Using cutting-edge technologies to explore the remote canyons, platform reefs and seamounts of the Coral Sea and Great Barrier Reef Marine Parks

Elizabeth Neil

While global warming remains an urgent issue for the environment, a team of marine biologists are working hard to save our warming oceans.

The Schmidt Ocean Institute is based in California, but just recently the team returned from an expedition to the Great Barrier Reef to research the conservation of coral reefs in the area.

The Schmidt Ocean Institute was accompanied by Geoscience Australia, a Government-run public sector. Together aboard their Research Vessel Falkor, the team set out to a deployment just outside the Great Barrier Reef.

The team left Cairns port on August 1 and were out at sea until August 13, with the purpose of the expedition to research and gain a better understanding of sustaining underwater communities such as coral reefs, and critical deep-water biological communities.

Aboard the RV Falkor, the team used two main pieces of technology for the expedition: the Remotely Operated Vehicle (ROV) SuBastian, and the Autonomous Underwater Vehicle (AUV) Sirius.

An ROV is an underwater robot controlled by the pilots on the ship. The robot is connected to the ship via a cable, known as an umbilical, which contains lines running commands and power to the vehicle.

An AUV is similar, however it is an unmanned underwater robot and completely independent in completing pre-programmed tasks.

According to Senior Technical Officer of Navigation and Control from the Australian Centre of Field Robotics, Christian Reeks, ROV SuBastian and AUV Sirius were integral to the project.

“SuBastian’s role was to take 4K video of the sea floor and canyons, and the critters that inhabit them,” he said.

“Sirius’ role was to take super high definition images of the coral at the topmost section of the reef.”

As for what these devices uncovered while on their expedition, Christian says the use of both machines together meant there are no limitations to their discoveries.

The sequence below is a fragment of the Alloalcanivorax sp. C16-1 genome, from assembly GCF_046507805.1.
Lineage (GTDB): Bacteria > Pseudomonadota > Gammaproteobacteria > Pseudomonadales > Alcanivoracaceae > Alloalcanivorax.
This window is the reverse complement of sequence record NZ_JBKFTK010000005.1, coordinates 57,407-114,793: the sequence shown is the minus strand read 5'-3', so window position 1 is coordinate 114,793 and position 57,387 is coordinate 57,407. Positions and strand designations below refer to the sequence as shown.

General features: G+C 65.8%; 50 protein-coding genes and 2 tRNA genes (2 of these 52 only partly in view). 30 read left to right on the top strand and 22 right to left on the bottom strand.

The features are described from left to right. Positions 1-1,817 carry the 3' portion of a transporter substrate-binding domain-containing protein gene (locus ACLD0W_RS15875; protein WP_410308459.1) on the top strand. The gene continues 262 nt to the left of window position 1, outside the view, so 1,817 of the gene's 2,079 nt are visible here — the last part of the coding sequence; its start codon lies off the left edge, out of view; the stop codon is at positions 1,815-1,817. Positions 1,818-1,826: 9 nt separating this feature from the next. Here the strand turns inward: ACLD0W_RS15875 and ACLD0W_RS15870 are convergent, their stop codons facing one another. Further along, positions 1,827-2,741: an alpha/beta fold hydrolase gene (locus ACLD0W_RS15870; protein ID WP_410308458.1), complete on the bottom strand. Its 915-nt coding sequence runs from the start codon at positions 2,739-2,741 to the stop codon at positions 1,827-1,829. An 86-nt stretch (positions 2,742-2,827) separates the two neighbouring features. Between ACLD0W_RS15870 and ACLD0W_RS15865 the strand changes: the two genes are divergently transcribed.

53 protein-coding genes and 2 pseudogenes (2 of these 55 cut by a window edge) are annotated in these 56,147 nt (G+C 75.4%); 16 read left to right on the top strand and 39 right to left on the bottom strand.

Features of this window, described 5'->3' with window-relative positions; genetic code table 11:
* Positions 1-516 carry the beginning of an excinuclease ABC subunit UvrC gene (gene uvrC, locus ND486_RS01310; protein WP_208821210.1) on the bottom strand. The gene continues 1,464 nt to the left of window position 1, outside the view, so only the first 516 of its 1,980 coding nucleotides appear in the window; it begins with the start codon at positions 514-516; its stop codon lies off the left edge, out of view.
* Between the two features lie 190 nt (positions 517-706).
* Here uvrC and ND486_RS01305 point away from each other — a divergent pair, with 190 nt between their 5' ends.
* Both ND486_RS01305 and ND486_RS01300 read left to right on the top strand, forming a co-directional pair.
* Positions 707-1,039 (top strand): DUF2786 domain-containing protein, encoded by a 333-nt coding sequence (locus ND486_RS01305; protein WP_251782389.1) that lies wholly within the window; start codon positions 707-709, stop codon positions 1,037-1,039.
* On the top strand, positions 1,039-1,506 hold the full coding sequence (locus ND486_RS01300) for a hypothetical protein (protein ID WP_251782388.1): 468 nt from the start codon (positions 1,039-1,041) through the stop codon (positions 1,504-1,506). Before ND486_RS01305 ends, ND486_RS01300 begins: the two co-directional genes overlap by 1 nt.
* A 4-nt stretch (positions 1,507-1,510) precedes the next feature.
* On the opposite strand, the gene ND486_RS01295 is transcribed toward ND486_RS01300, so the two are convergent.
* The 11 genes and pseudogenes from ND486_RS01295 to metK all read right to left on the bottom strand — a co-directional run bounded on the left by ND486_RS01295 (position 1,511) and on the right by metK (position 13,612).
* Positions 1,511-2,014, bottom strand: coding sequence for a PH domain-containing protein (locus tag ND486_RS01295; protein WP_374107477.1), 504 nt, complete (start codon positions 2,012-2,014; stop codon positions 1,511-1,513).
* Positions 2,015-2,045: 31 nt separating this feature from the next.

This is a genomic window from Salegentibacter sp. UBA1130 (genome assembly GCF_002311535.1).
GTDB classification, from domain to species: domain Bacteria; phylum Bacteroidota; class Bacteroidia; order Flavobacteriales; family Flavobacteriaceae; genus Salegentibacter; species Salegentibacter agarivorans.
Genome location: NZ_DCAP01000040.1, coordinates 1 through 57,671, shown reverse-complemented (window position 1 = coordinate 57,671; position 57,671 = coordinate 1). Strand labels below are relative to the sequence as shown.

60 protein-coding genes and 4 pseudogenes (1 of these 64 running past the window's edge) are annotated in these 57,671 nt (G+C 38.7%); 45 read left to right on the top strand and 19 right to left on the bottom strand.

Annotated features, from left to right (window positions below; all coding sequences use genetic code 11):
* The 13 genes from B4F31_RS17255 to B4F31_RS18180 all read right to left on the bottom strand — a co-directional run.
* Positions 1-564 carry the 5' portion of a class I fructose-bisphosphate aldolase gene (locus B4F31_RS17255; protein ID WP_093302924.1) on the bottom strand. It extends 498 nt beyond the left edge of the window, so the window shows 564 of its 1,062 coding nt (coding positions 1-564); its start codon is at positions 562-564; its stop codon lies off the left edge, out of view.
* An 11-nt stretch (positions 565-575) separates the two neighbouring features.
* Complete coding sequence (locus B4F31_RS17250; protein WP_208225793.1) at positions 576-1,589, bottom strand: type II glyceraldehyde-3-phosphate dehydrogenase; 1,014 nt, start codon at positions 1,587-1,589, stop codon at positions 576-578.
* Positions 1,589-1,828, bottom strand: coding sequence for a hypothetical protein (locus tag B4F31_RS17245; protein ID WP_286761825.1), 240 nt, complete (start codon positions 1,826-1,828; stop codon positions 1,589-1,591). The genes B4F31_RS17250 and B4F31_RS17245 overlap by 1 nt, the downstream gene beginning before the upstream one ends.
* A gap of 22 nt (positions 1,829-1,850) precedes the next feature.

“SuBastian and Sirius helped us discover new species and find known species in new locations,” he said.

“SuBastian works best in deeper, colder water as it can overheat in the warm shallows … Sirius compliments this as it can operate in up to two metres of water.

“This means when both robots are used together, we can image everything no matter where we are in the coral sea.”

According to the Schmidt Ocean Institute, SuBastian and Sirius aided scientists in discovering five undescribed species of black coral and sponges, as well as recording Australia’s first observation of a rare type of fish; known scientifically as Rhinopias agroliba (a bright and colourful yet well-camouflaged ambush predator belonging to the scorpionfish family).

However, Rhinopias agroliba is special due to its ability to ‘walk’ on its pectoral fins.

In an ABC article James Cook University Research Fellow, Robin Beaman, described the discovery of the scorpionfish as strange.

“It had this beautiful red colour and it walked on its pectoral fins like a set of hands,” he said.

“Straight away it looked weird but it was also displaying this weird behaviour, walking along the sea floor.”

The expedition also saw researchers obtaining the deepest samples of soft and scleractinian coral ever collected, as well as the first sample of ancient bedrock underneath the Great Barrier Reef – which is estimated to be between 40 and 50 millions years old.

According to Christian Reeks, the expedition was invaluable to the conservation of the Great Barrier Reef, which due to global warming and rising sea temperatures is under threat.

By examining and researching the reefs, scientists can achieve a greater understanding of the area and its inhabitants – and sooner discover how to protect the oceanic wonder.

“The marine scientists had a lot of hypotheses about the biology and geology at the Coral Sea that needed confirmation,” he said.

“This expedition was the most detailed examination of the area; this means the scientists can directly observe the finest details hidden in the Coral Sea.”


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